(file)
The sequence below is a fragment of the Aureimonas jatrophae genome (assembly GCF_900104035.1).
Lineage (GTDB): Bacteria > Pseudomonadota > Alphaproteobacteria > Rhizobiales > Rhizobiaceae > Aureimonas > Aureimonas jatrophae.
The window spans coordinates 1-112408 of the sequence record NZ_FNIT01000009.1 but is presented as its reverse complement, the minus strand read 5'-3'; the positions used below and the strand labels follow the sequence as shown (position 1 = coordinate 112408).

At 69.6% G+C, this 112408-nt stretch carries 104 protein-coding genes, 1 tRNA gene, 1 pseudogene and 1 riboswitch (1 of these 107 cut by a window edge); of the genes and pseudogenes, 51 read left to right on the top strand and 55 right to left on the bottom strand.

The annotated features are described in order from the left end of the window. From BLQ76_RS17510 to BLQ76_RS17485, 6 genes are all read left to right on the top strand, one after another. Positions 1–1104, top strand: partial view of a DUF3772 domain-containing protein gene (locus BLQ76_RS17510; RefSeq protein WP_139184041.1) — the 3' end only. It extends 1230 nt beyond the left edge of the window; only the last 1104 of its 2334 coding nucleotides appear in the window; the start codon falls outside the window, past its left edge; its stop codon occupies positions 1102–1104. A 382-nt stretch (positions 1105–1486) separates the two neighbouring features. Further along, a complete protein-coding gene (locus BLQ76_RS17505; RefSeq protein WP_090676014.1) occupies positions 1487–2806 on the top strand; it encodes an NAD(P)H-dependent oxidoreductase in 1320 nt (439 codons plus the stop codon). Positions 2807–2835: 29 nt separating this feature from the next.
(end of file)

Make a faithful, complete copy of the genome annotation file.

The sequence below is a fragment of the Aureimonas jatrophae genome (assembly GCF_900104035.1).
Lineage (GTDB): Bacteria > Pseudomonadota > Alphaproteobacteria > Rhizobiales > Rhizobiaceae > Aureimonas > Aureimonas jatrophae.
The window spans coordinates 1-112408 of the sequence record NZ_FNIT01000009.1 but is presented as its reverse complement, the minus strand read 5'-3'; the positions used below and the strand labels follow the sequence as shown (position 1 = coordinate 112408).

At 69.6% G+C, this 112408-nt stretch carries 104 protein-coding genes, 1 tRNA gene, 1 pseudogene and 1 riboswitch (1 of these 107 cut by a window edge); of the genes and pseudogenes, 51 read left to right on the top strand and 55 right to left on the bottom strand.

The annotated features are described in order from the left end of the window. From BLQ76_RS17510 to BLQ76_RS17485, 6 genes are all read left to right on the top strand, one after another. Positions 1–1104, top strand: partial view of a DUF3772 domain-containing protein gene (locus BLQ76_RS17510; RefSeq protein WP_139184041.1) — the 3' end only. It extends 1230 nt beyond the left edge of the window; only the last 1104 of its 2334 coding nucleotides appear in the window; the start codon falls outside the window, past its left edge; its stop codon occupies positions 1102–1104. A 382-nt stretch (positions 1105–1486) separates the two neighbouring features. Further along, a complete protein-coding gene (locus BLQ76_RS17505; RefSeq protein WP_090676014.1) occupies positions 1487–2806 on the top strand; it encodes an NAD(P)H-dependent oxidoreductase in 1320 nt (439 codons plus the stop codon). Positions 2807–2835: 29 nt separating this feature from the next.